I’m not sure if there’s a more fitting tea name to describe various pundit thoughts before last night’s election.
Loon Call in the Dark is a sweet, robust tea that starts opaque at the first steeping and ends dark, like many of the horses that find themselves surprisingly in first at the moment. I got steep after steep after steep from this lovely tea. It‘s a gift that keeps on giving.
Can be sipped in appreciation on beautiful mornings after a storm.
A few weeks ago I said that I felt optimistic about this election, and I feel pretty justified in that right now. Pundits were expecting a blow out for historical reasons. This is a mid-term election with a fairly unpopular president, and that’s the way mid-terms usually go.
But that didn’t happen. Some major takeaways.
The House is still undecided, but the only reason the Democrats didn’t win it outright was because the Supreme Court allowed racially gerrymandered maps to stand in this election.
For me, the race that most brings me hope is Colorado’s District 3, Boebert versus Frisch. Pundits had this race as Boebert +14, and gave Frisch almost no chance at winning. Frisch expected himself to be competitive and built a campaign that tirelessly worked for every possible vote. Meanwhile Boebert did what she does best, which was spread toxicity everywhere she went.
It’s still not known whether Frisch will take the seat, but with a small handful of votes remaining, he’s leading by a few thousand votes in a district that six months ago, I would have said was so solidly, deeply red that it would take a miracle to tint it purple.
(Colorado’s redistricting was done under a bipartisan process, as required by Colorado law.)
We will win the Senate if we do the work. Rafael Warnock’s senate seat in Georgia is almost certainly going to a runoff election. Walker is deeply unpopular; without Kemp and other Republicans on the ticket, he’s got even less of a chance to pick up voters who are voting a straight ticket.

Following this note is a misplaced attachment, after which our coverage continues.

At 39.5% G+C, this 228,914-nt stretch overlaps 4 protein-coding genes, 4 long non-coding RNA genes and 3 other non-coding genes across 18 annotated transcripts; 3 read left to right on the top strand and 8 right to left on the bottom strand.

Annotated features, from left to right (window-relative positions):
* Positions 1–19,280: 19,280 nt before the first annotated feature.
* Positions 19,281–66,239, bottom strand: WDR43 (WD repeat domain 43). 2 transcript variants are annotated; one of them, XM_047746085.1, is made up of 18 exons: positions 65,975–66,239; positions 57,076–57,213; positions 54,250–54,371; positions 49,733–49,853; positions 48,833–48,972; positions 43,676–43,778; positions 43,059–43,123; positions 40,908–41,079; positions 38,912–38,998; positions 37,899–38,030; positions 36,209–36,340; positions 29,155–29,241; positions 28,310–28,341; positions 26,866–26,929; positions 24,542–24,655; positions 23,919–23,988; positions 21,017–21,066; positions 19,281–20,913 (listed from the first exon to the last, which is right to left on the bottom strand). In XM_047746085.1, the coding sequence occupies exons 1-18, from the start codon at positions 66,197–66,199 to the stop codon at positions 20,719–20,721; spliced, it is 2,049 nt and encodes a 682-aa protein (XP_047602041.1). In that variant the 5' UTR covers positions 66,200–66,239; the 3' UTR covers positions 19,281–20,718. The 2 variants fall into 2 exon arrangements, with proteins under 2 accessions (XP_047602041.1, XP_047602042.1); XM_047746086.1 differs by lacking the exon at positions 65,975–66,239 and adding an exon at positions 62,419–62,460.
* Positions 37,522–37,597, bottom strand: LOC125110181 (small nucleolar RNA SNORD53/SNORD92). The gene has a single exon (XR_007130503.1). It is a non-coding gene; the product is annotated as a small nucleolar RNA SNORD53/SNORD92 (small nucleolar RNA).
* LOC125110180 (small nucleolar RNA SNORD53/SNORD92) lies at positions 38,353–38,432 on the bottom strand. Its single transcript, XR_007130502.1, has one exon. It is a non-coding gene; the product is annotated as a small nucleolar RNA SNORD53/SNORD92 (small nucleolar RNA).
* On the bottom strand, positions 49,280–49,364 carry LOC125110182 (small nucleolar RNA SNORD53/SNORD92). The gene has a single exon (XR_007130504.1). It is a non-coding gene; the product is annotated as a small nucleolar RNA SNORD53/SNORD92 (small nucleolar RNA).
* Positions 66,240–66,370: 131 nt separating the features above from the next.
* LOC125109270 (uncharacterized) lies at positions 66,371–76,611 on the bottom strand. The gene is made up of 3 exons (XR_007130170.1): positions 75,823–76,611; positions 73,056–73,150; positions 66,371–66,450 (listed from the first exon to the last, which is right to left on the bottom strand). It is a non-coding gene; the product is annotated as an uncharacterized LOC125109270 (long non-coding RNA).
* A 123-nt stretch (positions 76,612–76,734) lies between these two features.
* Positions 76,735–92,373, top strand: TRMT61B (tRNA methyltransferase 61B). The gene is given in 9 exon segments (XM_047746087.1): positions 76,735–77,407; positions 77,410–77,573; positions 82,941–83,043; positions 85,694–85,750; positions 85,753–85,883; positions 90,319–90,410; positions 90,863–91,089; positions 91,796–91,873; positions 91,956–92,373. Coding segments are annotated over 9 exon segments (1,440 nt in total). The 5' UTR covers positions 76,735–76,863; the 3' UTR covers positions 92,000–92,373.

What we need to do now: Rafael Warnock is going to need to survive a run-off election, which means he’s going to need to dig deep into his emergency fund and have the support he needs to get out the vote in just one month.
We’ve created ActBlue pages to make it easy for you to help him out.
Note: if you’re using Apple Pay, Act Blue (who is processing the information) may not process the donations to all the organizations. Just be aware when choosing a payment method.
If we win the Senate, it means that if something happens to Thomas or Alito in the next two years, Mitch McConnell can’t delay their replacement until after the next Presidential election. And I have confidence. We are going to win the Senate for the future of the Supreme Court.
Don’t wait for blue waves. Build blue bricks. People keep talking about “red waves” or “blue waves” or “tsunamis” as if voting is a thing that comes in and out like water without our having to do anything about it.
This wasn’t a wave election. It was a brick election.
The GOP won where their bricks—gerrymandering, reducing polling places, making it harder to vote in many little ways—had been placed. The Democrats won where their bricks—access, voting rights organizations, and talking and listening to people—had been placed.
Long-term results are built up by bricks: solid decisions made by Secretaries of State and local voting commissioners who, piece by piece, make voting accessible and easy to all who are legally qualified. Choices to make ballots easy to drop off, to make polling places available to all, to create a state apparatus to make sure that everyone who wants to vote has the opportunity to do it.
Adam Frisch turned more counties in Western Colorado blue than Biden did in 2020–but that local effort also meant that more people voted for Governor and Senate. Those counties weren’t just blue when it came to Boebert. They were blue for Jared Polis and Michael Bennett.
We didn’t win everything, but we won a lot. More importantly, even in places where we didn’t win, don’t discount the value of the bricks we’ve put into play. If we don’t get discouraged, those bricks we have built in this election will be a base for the future.
Let’s keep laying blue bricks.
Mrs. martin’s incomparable adventure
I wrote this book—about elderly lesbians who join forces to take on a terrible man, and ended up burning things down—in a fit of anger and despair at Brett Kavanaugh. I really think there is a place for anger, despair, and burning things down. But just as importantly as the anger and the burning things down in this book is the quieter building things up: building relationships, building self-confidence, building belief that if you do what must be done you can win and the determination to keep doing it until you do.
The anger and despair I felt when Kavanaugh was confirmed to a lifetime Supreme Court seat (sigh) have burned down, but what remains is not lifeless coals. Every decision he makes steels our determination to make sure that he will not win.
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